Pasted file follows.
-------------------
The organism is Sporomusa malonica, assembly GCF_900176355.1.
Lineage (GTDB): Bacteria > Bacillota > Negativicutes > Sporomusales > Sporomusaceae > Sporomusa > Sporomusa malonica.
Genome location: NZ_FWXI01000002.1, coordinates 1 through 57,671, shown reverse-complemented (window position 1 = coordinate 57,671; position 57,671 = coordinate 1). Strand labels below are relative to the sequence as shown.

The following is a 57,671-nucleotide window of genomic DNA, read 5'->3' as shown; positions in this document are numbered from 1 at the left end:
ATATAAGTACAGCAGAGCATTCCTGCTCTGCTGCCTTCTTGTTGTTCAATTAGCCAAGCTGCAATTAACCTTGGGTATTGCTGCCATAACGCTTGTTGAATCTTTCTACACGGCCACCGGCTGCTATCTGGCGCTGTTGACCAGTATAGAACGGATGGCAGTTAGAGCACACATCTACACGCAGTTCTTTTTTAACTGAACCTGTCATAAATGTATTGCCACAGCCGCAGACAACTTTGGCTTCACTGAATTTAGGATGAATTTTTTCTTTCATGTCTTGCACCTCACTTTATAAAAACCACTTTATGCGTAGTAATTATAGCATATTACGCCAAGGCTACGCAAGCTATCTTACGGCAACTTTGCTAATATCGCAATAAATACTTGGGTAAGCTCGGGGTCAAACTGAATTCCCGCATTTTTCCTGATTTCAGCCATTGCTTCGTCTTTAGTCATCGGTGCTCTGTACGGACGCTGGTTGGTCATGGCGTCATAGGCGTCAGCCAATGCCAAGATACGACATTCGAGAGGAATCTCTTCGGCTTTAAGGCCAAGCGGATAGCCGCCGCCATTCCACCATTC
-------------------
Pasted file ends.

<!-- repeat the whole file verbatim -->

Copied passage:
The organism is Sporomusa malonica, assembly GCF_900176355.1.
Lineage (GTDB): Bacteria > Bacillota > Negativicutes > Sporomusales > Sporomusaceae > Sporomusa > Sporomusa malonica.
Genome location: NZ_FWXI01000002.1, coordinates 1 through 57,671, shown reverse-complemented (window position 1 = coordinate 57,671; position 57,671 = coordinate 1). Strand labels below are relative to the sequence as shown.

The following is a 57,671-nucleotide window of genomic DNA, read 5'->3' as shown; positions in this document are numbered from 1 at the left end:
ATATAAGTACAGCAGAGCATTCCTGCTCTGCTGCCTTCTTGTTGTTCAATTAGCCAAGCTGCAATTAACCTTGGGTATTGCTGCCATAACGCTTGTTGAATCTTTCTACACGGCCACCGGCTGCTATCTGGCGCTGTTGACCAGTATAGAACGGATGGCAGTTAGAGCACACATCTACACGCAGTTCTTTTTTAACTGAACCTGTCATAAATGTATTGCCACAGCCGCAGACAACTTTGGCTTCACTGAATTTAGGATGAATTTTTTCTTTCATGTCTTGCACCTCACTTTATAAAAACCACTTTATGCGTAGTAATTATAGCATATTACGCCAAGGCTACGCAAGCTATCTTACGGCAACTTTGCTAATATCGCAATAAATACTTGGGTAAGCTCGGGGTCAAACTGAATTCCCGCATTTTTCCTGATTTCAGCCATTGCTTCGTCTTTAGTCATCGGTGCTCTGTACGGACGCTGGTTGGTCATGGCGTCATAGGCGTCAGCCAATGCCAAGATACGACATTCGAGAGGAATCTCTTCGGCTTTAAGGCCAAGCGGATAGCCGCCGCCATTCCACCATTC